• Land preservation

+Nature Works Everywhere also have fabulous lesson resources for science, geography, and social studies classes. Some examples of what you can find on the Nature Works Everywhere website are listed below:

The Nature Conservancy is a non-profit organization that is dedicated to preserving the beauty of our natural world. That is why they created Nature Works Everywhere “to help students learn the science behind how nature works for us -- and how we can help keep it running strong.”

The partnership between us and nature has never been as important as it is now. Do your students understand where we belong in this fragile relationship? Let’s bring this lesson to life for them and help them become our future changemakers!

This blog post is sponsored by We Are Teachers.

Teach Your Students How to Dumpster Dive

October 2014

"Teach Your Students How to Dumpster Dive" was the name of my presentation at the San Gabriel Valley CUE Tech Fair on October 18. My session was on how to teach students to be expert researchers and great content creators. I also focused on the concepts of copyright, fair use, free to reuse, and public domain since most students (and even many teachers) don't understand that the Internet is not a free buffet where you eat without paying the bill. The goal is to teach students how to sift through the trash to find the treasure.

Incidentally, while searching for a good (free to reuse) image for my presentation, I discovered that dumpster diving is considered a recreational activity for some and a philosophical way of living for others. The latter group are known as freegans, people who adhere to an anti-consumerist lifestyle. But I digress....

In addition to explaining how to use Google Advanced Search, I also wanted to build a list of credible websites that teachers and students could use.

Below is the list I'm developing. I plan to add to it if I come across anything new.


Nope. Kidshealth.org is not on the list by mistake. In my class, my students learn about disabilities while reading Daniel Keyes' "Flowers for Algernon," and that's where they go to find articles about the different disabilities that people have. I like the fact that it's medical information written in language that kids can understand. Plus, all articles are reviewed by doctors so I take that as an opportunity to discuss with my students the importance of discerning true medical facts from myths written by people outside of the profession.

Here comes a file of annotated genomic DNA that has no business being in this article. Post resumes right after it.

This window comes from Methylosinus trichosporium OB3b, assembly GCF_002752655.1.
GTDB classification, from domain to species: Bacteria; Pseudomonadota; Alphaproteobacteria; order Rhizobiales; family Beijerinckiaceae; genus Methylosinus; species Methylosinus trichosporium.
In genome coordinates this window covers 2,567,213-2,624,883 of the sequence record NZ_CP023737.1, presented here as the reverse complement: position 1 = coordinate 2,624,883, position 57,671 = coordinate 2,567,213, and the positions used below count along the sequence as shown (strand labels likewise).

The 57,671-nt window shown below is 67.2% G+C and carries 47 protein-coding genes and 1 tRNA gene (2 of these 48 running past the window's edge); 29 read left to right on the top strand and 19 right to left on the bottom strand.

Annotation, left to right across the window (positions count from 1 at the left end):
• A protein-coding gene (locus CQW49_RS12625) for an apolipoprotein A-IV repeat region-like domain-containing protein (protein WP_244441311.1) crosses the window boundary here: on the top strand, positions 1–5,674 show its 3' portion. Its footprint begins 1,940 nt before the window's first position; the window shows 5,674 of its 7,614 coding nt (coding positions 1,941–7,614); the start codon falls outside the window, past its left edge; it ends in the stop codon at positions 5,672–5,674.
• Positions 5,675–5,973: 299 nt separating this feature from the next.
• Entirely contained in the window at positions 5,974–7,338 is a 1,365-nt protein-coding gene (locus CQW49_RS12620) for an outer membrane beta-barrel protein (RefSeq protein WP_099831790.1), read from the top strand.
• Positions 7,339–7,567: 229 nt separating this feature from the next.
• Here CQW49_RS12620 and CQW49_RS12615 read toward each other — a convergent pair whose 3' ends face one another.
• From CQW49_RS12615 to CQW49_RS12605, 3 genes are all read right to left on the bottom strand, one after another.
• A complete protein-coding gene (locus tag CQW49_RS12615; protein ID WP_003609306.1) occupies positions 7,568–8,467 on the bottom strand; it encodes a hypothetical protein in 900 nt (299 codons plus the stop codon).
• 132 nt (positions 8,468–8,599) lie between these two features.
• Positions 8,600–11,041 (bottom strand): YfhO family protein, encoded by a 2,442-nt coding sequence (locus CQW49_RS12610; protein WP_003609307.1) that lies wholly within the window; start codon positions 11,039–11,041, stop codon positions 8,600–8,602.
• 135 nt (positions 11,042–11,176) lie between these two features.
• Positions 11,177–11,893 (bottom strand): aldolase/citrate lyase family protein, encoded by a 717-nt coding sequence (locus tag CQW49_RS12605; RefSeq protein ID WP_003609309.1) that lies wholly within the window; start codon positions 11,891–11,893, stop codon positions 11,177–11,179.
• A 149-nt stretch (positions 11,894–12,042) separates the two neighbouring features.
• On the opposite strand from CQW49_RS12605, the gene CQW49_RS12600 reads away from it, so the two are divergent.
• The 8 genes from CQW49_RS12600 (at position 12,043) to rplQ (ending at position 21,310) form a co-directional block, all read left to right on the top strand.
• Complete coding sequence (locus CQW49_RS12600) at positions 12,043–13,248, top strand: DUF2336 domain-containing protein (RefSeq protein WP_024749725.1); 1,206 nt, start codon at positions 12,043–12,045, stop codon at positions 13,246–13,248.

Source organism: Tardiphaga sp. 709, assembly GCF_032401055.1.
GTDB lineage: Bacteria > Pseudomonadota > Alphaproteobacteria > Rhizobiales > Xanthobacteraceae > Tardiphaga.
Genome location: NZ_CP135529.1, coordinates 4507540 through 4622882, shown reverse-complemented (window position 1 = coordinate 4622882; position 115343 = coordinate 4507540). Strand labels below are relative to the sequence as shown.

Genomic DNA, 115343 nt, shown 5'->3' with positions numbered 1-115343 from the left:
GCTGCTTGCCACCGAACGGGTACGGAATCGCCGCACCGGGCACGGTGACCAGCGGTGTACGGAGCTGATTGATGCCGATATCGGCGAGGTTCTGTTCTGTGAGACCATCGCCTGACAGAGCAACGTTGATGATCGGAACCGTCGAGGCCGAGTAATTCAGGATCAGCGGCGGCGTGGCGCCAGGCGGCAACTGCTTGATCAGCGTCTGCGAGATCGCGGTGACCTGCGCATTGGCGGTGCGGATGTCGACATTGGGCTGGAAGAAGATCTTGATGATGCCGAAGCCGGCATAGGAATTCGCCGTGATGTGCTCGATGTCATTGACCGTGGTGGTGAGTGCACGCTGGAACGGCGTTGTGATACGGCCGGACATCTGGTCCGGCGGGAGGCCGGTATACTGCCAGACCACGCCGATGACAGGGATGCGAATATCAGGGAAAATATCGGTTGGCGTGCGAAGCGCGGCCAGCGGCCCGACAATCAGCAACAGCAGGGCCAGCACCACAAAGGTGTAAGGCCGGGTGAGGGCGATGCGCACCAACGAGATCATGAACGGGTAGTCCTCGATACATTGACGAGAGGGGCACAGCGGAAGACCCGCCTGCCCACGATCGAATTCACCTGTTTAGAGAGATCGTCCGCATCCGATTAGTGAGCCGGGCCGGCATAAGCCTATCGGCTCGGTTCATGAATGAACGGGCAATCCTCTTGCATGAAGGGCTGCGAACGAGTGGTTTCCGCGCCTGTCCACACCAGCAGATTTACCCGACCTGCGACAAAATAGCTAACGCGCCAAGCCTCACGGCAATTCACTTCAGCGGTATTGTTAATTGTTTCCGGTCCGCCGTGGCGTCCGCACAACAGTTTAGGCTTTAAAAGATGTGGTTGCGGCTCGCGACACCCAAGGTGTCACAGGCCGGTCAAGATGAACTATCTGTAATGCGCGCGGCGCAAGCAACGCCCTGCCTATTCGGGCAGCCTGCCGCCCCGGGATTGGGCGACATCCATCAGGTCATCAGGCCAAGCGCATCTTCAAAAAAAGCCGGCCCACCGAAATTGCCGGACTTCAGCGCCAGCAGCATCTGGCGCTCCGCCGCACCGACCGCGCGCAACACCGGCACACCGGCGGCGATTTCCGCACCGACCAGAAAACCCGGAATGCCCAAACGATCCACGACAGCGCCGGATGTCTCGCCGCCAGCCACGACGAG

I hope this list is helpful. If you have a great website to share, please add it as a comment.

Amplify the Learning with PBS LearningMedia


Why PBS Digital Innovators love teaching
July 2014

Everyone loves summer - students and teachers alike. We can easily guess what students like to do with their summer, but what about teachers?  I, like many other teachers I know, actually spend a part of my summer planning for the next school year and working on professional development.

This past June I had an unique opportunity to take my learning to a new level when I was chosen as a Lead PBS Digital Innovator.  Earlier this year, PBS selected 100 educators from across the country to join their LearningMedia Digital Innovators program.  From this group, they then choose the top 16 educators to attend the PBS LearningMedia Digital Innovators Summit in Washington, D.C.  We were also accompanied by our local PBS station representatives for two-days of professional development in our nation’s capitol.

While at the Digital Innovators Summit, I learned a wealth of information and connected with some of the most amazing educators in the country.  I discovered that PBS LearningMedia weaves all forms of media - texts, images, videos, and interactive games - into a dynamic learning experience for all students.  Some great resources shared were PBS NewsHour Extra, a site created to teach current events in the classroom with accompanying lesson plans for teachers to use.  Another was a self-paced lesson on the The Powers of the Government where students can work independently at the speed that is customizable to them.  For hands-on learning, I was impressed with the Nova Elements interactive which allows students to build their own atoms to reinforce their learning.  There are also adventure games like Mission U.S. where a student can role-play to learn about an important historical event.  Lastly, what English teacher wouldn’t appreciate having a go-to place when teaching Shakespeare?

Not only has PBS LearningMedia created and curated great resources for teachers to use in the classroom, they also provide professional development collections like Professional Development for the Common Core, a rich resource for teachers who want to learn how to adapt their lessons to these new standards.  For those who want to create a 21st Century classroom, they need to visit the Digital Tools webpage to enhance their curriculum with technology.  PBS LearningMedia is also constantly evolving and many great additions like Interactive Quiz and PuzzleMaker tools will be added this fall.

PBS LearningMedia is a treasure trove of primary sources, interactive content, and lesson ideas.  Teachers, if you haven’t delved into this online resource yet, you need to start today.  My brain has been churning with all that I learned from the Digital Innovators Summit, and I can’t wait to try them all out when school starts again for me in August.

If you already use PBS LearningMedia in your classroom, please share your favorite PBS resources below.

This post originally appeared on the PBS SoCal Education Blog on July 24, 2014.